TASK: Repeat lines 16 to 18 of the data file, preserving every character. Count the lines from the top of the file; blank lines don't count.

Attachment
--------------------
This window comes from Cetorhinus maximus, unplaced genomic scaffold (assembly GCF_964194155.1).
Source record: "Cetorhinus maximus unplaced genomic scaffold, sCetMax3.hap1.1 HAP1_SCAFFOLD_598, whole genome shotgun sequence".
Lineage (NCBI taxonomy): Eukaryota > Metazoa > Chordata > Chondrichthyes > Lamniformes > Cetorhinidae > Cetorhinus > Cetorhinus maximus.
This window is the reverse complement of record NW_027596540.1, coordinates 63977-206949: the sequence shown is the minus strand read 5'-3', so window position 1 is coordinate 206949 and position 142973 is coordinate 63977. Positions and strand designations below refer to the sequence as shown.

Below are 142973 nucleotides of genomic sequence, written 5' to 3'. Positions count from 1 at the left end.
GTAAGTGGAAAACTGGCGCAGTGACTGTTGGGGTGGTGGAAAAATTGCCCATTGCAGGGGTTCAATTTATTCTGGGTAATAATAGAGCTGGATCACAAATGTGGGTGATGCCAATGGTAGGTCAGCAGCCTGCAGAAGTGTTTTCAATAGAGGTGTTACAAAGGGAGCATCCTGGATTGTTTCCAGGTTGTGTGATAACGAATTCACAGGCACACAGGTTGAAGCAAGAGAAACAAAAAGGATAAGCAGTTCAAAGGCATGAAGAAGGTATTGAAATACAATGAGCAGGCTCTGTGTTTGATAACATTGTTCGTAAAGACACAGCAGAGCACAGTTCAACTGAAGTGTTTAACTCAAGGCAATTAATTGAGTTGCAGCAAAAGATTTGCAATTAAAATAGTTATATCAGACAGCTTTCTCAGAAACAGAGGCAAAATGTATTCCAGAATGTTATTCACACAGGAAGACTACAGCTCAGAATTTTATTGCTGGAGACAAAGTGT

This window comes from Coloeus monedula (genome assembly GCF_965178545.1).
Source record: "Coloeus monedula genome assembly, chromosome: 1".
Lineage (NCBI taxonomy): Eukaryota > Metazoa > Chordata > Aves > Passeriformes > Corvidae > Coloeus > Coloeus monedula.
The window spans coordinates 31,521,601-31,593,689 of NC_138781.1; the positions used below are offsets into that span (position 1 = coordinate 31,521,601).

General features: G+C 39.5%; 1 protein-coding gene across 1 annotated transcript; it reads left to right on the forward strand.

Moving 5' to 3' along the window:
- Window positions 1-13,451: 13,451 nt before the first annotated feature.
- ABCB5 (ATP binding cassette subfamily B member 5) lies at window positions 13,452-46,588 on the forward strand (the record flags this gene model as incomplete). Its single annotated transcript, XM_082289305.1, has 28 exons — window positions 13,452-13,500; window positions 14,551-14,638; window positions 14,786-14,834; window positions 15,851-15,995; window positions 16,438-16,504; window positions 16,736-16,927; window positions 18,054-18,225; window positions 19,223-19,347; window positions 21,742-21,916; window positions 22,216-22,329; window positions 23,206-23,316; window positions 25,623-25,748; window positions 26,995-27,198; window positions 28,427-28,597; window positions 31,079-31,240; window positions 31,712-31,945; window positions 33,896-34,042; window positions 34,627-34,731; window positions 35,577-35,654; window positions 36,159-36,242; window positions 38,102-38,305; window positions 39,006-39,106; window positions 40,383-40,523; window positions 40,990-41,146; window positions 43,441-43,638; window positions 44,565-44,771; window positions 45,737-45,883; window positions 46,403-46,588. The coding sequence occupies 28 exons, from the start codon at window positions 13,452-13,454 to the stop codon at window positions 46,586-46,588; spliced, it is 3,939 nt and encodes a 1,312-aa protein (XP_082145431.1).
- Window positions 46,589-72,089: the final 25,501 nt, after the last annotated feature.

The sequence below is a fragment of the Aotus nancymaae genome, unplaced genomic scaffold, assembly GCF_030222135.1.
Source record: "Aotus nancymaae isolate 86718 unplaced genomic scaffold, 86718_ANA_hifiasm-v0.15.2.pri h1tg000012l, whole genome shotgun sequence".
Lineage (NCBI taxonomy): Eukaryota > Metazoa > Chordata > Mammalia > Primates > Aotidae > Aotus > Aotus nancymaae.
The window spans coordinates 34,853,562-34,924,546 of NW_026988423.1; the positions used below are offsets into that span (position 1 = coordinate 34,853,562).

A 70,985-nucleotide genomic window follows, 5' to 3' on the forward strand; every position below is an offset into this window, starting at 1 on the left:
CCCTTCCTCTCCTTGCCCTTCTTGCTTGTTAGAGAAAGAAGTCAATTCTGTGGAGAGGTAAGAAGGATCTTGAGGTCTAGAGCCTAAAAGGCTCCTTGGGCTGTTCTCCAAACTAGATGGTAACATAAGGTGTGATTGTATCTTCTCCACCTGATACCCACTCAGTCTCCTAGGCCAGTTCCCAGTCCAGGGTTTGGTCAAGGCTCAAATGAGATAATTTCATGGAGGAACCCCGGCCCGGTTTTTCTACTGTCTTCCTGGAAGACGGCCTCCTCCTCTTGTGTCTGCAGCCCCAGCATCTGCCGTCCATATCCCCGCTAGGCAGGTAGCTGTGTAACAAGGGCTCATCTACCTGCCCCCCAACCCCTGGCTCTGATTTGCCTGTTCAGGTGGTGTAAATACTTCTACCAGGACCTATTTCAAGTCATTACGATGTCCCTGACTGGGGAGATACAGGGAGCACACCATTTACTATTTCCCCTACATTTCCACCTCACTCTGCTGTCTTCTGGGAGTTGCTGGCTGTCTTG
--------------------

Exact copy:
The sequence below is a fragment of the Aotus nancymaae genome, unplaced genomic scaffold, assembly GCF_030222135.1.
Source record: "Aotus nancymaae isolate 86718 unplaced genomic scaffold, 86718_ANA_hifiasm-v0.15.2.pri h1tg000012l, whole genome shotgun sequence".
Lineage (NCBI taxonomy): Eukaryota > Metazoa > Chordata > Mammalia > Primates > Aotidae > Aotus > Aotus nancymaae.